Long before I returned to Venezuela through the border with Brazil on June 27th, I had heard terrifying news about what happened inside shelters for those that came back: inhumane conditions, people begging for help, arbitrarily detained Venezuelans subjected to mistreatment by the Army… but the financial struggles I was facing and the COVID-19 situation in the country where I had spent two and a half years, made irreversible my decision to return.
The first thing I noticed when I entered Venezuelan soil was that our luggage was checked by Army officers. One of my greatest fears was that, as they usually do, some soldier would want to keep any of my belongings. However, they only asked for my personal information, and other basic questions about how long I had stayed abroad, what city I stayed at, my profession, whether I had the patria card, and things like that.
Then an officer told us that we’d be quarantined for 14 days in a hotel in Santa Elena de Uairén, right at the border, where we’d get “three meals a day”. But first, we had to walk to a tent where they would do the rapid test for COVID-19. One of the doctors, with a Cuban accent, gave us a general talk about the virus and the test they’d perform. Once everyone’s blood was drawn, a few minutes went by, and they started calling us one by one, telling us to go to a line on the right side, or to another one the left. Obviously this was to separate the positive cases from the negative. Fortunately, I was on the negative line; five came out positive. Those of us who were clean after this first scare—more would come—got on the bus to the hotel.
Reggaeton Hotel, Santa Elena
At the hotel, we were received by a threatening looking (and acting) group of people. The feeling I got was that of going into a penitentiary and meeting the veteran prisoners, who’d look at us from top to bottom. They’d smoke or look at their cell phones as they mocked each other, or yell swear words among them. Others would yell things like “welcome to (the infamous prison) Tocorón!” or “yours just came in!” I was afraid about the possibility of sharing a room with them: it seemed that this quarantine would be a war for my physical and psychological survival.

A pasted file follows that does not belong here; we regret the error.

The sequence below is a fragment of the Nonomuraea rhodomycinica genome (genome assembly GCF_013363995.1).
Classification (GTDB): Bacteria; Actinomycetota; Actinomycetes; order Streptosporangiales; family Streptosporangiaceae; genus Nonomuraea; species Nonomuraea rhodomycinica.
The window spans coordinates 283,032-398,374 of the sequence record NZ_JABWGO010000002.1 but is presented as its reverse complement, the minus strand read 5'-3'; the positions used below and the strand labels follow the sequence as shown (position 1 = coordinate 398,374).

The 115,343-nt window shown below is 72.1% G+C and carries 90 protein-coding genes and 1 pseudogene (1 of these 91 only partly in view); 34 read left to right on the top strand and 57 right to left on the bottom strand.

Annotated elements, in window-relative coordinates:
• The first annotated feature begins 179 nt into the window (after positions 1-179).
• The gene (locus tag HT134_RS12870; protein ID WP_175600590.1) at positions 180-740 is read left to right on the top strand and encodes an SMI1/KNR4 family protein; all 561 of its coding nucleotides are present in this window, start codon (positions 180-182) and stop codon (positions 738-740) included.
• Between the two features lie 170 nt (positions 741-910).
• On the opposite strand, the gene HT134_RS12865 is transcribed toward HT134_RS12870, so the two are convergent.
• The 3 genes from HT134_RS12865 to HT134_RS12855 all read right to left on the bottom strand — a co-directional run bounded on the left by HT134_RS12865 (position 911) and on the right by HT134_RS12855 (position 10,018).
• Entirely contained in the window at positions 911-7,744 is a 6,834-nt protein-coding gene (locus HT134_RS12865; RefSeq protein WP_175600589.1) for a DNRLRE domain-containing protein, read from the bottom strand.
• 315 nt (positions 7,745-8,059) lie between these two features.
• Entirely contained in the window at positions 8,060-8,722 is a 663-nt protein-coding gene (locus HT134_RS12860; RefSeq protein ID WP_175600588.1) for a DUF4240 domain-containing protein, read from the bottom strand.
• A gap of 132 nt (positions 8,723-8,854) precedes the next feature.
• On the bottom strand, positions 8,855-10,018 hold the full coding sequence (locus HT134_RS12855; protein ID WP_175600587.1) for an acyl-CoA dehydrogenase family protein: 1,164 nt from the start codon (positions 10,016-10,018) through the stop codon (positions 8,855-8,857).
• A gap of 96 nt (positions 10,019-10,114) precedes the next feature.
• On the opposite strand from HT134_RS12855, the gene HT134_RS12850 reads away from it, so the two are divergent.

The hotel was under command of a sergeant helped by a militiaman who informed us that there were plenty of unoccupied rooms, so we wouldn’t have to share with long-term “guests”. The sergeant gave us a welcoming speech and we settled into our rooms.
Since we came in after supper, we had to wait until the next day to grab a bite. However, “bad luck” was balanced out with the news that the group that had been isolated before us, would head out to the city of Puerto Ordaz the next day, after completing their established quarantine. That morning, when the old group had boarded the bus, the sergeant confirmed what we had suspected the night before when he said “those are a bunch of criminals”.
Obviously, there was no social distancing.
With a more relaxed environment, along with the other two men I shared my room with, we decided to accept the offer by the militiaman to move to another room. Some were now unoccupied and apparently one had air conditioning. We found cigarette butts, burnt light bulbs, and a broken sink under one of the beds, whose curved mattress would put anyone’s back to the test. We decided to clean up all of that, in vain: the air conditioning did anything but cool the air.
The hotel meals were limited to a small arepa with small pieces of sausage for breakfast, rice with a thin slice of bologna for lunch, and torrejas with sausage or bologna, depending on the day, for supper. Obviously such a menu didn’t satisfy the hunger of any of us, so we had to look into other options. We could, through the militiaman, buy cheese, bread, sodas: all paid in Brazilian reales or U.S. dollars, at the mercy of the militiaman’s “good will”: none of us knew the real prices for things in the city.
Things were similar for drinking water: in front of the sergeant’s room there was a big cooler, which was empty most of the time. My roommates and I had to turn to “el Gordo,” who owned a pool hall right above the hotel, and who could also go out and buy whatever we might need. We sent him to buy a large water bottle which we kept in our room and it was a big relief. “El Gordo” would also supply us his WiFi password, in exchange for money in Brazilian currency, for a variable fee.
The days went by and new groups arrived. The atmosphere up until then had been peaceful; several newcomers had small, but powerful speakers with the volume all the way up. Under the indulgent eyes of the officers that looked after us, it became, day and night, a loud fest which made me think of the famous DJ wars from years ago. Vallenato and reggaetón would now be the background music of our stay.